August 10, 2017
Drew Kennedy To Release ‘At Home In The Big Lonesome’
Singer, songwriter and storyteller’s eighth album set for November 3
NASHVILLE, Tenn. — August 10, 2017 — Drew Kennedy regularly finds himself at the same intersection, contemplating the selfishness of being a musician while wanting to remain a selfless father and husband. He’s often doing what he loves while who he loves most is 1,000 miles away. It’s that tension – the struggle between being the kind of man he wants to be and being the kind of artist he has to be – that keeps him up at night. At Home In The Big Lonesome, set to release on November 3, finds Kennedy in familiar territory, although he ventures into his most complex musical territory to date.
“A lot of artists say art comes from conflict – they talk about relationships ending or trying to overcome serious habits,” Kennedy says. “Well, my conflict is this: how do I be so self-centered while being as selfless as I can?”
There is no doubt his family’s influence is weaved into the fabric of At Home In The Big Lonesome, along with that same conflict. In the middle of the first day of recording in Nashville, Kennedy’s wife Holly went into labor with their second child at just seven months pregnant. He made it home to help welcome his son into the world, but complications arose that required a 37-day stay in a Level IV NICU. Joy over Oliver’s progress bumped up against fears about feeling disconnected as other musicians laid the foundation for the album without him, and then there was shame over worrying about the record at all.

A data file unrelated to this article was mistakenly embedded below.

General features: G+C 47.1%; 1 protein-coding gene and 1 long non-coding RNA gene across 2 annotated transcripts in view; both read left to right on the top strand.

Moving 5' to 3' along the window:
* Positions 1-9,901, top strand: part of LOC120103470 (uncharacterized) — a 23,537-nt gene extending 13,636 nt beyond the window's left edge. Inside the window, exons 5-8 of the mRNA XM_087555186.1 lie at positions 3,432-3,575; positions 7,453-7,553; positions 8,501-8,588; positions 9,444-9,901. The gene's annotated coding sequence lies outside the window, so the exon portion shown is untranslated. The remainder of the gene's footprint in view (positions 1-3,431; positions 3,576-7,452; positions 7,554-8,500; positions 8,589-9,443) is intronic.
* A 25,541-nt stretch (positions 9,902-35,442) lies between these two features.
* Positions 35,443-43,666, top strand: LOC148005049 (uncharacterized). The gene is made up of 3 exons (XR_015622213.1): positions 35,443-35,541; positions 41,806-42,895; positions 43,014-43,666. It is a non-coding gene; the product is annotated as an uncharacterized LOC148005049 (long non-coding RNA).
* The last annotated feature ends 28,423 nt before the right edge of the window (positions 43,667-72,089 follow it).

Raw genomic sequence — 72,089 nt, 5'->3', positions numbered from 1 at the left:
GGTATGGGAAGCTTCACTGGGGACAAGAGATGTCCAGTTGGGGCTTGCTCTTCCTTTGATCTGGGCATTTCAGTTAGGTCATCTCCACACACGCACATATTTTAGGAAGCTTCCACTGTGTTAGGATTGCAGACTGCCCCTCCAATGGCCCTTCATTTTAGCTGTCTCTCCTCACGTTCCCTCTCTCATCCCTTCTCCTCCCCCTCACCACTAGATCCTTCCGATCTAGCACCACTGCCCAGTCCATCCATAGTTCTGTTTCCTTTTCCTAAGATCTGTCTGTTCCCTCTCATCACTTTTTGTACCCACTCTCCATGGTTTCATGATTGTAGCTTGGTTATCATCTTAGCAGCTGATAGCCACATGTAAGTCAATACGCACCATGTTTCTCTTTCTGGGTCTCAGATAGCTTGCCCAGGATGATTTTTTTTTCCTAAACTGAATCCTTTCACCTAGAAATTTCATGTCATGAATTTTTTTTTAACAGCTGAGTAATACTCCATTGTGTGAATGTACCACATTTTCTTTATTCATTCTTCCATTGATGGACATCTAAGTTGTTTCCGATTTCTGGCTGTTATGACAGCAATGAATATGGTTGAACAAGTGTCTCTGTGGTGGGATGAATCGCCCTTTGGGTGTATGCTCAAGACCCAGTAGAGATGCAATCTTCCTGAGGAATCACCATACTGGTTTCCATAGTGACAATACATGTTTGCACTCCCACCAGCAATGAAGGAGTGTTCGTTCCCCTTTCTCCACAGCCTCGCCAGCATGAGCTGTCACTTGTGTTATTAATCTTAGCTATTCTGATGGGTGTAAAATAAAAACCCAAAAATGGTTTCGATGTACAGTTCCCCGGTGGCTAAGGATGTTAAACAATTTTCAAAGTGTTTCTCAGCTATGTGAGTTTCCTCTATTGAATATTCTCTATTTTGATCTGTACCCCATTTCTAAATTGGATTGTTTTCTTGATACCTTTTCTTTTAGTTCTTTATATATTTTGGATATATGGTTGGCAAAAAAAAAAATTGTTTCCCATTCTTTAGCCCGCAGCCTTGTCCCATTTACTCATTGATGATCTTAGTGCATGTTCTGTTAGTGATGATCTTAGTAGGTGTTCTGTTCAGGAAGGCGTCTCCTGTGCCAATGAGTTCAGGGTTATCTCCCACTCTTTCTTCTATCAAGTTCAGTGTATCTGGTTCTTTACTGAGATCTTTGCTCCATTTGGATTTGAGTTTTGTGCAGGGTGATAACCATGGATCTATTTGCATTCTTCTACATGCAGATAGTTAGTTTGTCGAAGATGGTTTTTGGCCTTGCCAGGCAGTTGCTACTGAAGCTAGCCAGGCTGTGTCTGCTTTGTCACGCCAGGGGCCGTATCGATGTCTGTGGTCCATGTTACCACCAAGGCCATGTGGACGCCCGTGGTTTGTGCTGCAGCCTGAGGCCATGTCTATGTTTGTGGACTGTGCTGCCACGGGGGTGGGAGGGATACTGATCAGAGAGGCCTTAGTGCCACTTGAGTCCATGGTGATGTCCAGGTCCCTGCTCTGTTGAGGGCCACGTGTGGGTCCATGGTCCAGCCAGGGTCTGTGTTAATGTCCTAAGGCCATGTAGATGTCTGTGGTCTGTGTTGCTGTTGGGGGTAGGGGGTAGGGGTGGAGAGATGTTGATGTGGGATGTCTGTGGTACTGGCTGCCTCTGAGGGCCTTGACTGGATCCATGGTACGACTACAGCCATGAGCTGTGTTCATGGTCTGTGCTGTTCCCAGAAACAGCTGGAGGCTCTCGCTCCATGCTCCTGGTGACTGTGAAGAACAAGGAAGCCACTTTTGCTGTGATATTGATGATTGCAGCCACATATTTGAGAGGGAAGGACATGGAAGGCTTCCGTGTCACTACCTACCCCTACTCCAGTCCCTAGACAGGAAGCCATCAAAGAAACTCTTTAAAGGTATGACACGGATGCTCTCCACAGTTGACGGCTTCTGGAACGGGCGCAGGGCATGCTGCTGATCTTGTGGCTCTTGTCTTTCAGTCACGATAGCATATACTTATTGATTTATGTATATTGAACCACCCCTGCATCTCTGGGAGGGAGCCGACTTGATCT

Kennedy says the songs felt different after that — as if they too took on a new life of their own. Produced by Dave Brainard, the lush piano pop, layers of strings, and percussion nod more to The Wrecking Crew than any Texas playboys. The exhilaration and possibility of young love is punctuated by toe-tapping keys and crisp cymbal crashes on “24 Hours in New York City,” while moody “Cream and Sugar” and driving “Jackson” are both straight-ahead pop smashes. Familiar though, is Kennedy’s mastery of evoking sharp images and strong emotions in his songs. Old men, devoted lovers and nostalgic loners are all characters he’s cast to tell the album’s stories. West Texas skylines and the people who dot them are captured in “Open Road” and Walt Wilkins’ “Walnut Street” marks Kennedy’s first-ever inclusion of a cover on one of his albums.
“This is the story of what life is like for those of us somewhere in the middle of it all,” Kennedy says. “It’s about the journey to get to this point, and the giant question mark-shaped path we’re following onward from here. Of how even the best-laid plans for your next big step have to so often be altered because life calls.”